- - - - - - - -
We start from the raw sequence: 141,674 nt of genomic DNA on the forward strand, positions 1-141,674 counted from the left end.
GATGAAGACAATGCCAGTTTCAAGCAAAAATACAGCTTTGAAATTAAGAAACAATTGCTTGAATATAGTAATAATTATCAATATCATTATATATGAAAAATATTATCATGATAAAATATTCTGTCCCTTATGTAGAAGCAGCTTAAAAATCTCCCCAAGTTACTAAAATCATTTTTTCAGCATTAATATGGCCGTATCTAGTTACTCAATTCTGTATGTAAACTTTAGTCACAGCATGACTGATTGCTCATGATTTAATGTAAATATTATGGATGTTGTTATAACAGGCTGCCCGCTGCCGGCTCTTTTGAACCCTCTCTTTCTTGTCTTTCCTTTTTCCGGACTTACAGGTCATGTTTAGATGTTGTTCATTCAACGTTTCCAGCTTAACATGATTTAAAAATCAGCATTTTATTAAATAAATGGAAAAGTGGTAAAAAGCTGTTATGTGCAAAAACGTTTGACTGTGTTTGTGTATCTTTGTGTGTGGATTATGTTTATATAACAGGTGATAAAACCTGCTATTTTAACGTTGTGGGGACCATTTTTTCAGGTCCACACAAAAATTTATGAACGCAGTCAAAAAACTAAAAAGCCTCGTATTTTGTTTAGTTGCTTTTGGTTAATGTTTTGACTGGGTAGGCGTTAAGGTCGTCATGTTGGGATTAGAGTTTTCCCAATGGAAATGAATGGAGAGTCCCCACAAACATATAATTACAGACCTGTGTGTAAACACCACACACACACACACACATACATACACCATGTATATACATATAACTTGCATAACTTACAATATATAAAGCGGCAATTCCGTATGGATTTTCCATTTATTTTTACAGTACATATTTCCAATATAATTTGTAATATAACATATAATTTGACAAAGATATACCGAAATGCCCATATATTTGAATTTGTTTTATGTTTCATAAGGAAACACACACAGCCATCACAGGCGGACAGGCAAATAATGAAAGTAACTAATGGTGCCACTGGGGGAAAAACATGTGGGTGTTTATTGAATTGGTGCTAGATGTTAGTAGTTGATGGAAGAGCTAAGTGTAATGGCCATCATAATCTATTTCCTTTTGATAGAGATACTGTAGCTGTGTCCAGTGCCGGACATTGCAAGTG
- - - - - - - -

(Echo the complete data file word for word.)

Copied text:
We start from the raw sequence: 141,674 nt of genomic DNA on the forward strand, positions 1-141,674 counted from the left end.
GATGAAGACAATGCCAGTTTCAAGCAAAAATACAGCTTTGAAATTAAGAAACAATTGCTTGAATATAGTAATAATTATCAATATCATTATATATGAAAAATATTATCATGATAAAATATTCTGTCCCTTATGTAGAAGCAGCTTAAAAATCTCCCCAAGTTACTAAAATCATTTTTTCAGCATTAATATGGCCGTATCTAGTTACTCAATTCTGTATGTAAACTTTAGTCACAGCATGACTGATTGCTCATGATTTAATGTAAATATTATGGATGTTGTTATAACAGGCTGCCCGCTGCCGGCTCTTTTGAACCCTCTCTTTCTTGTCTTTCCTTTTTCCGGACTTACAGGTCATGTTTAGATGTTGTTCATTCAACGTTTCCAGCTTAACATGATTTAAAAATCAGCATTTTATTAAATAAATGGAAAAGTGGTAAAAAGCTGTTATGTGCAAAAACGTTTGACTGTGTTTGTGTATCTTTGTGTGTGGATTATGTTTATATAACAGGTGATAAAACCTGCTATTTTAACGTTGTGGGGACCATTTTTTCAGGTCCACACAAAAATTTATGAACGCAGTCAAAAAACTAAAAAGCCTCGTATTTTGTTTAGTTGCTTTTGGTTAATGTTTTGACTGGGTAGGCGTTAAGGTCGTCATGTTGGGATTAGAGTTTTCCCAATGGAAATGAATGGAGAGTCCCCACAAACATATAATTACAGACCTGTGTGTAAACACCACACACACACACACACATACATACACCATGTATATACATATAACTTGCATAACTTACAATATATAAAGCGGCAATTCCGTATGGATTTTCCATTTATTTTTACAGTACATATTTCCAATATAATTTGTAATATAACATATAATTTGACAAAGATATACCGAAATGCCCATATATTTGAATTTGTTTTATGTTTCATAAGGAAACACACACAGCCATCACAGGCGGACAGGCAAATAATGAAAGTAACTAATGGTGCCACTGGGGGAAAAACATGTGGGTGTTTATTGAATTGGTGCTAGATGTTAGTAGTTGATGGAAGAGCTAAGTGTAATGGCCATCATAATCTATTTCCTTTTGATAGAGATACTGTAGCTGTGTCCAGTGCCGGACATTGCAAGTG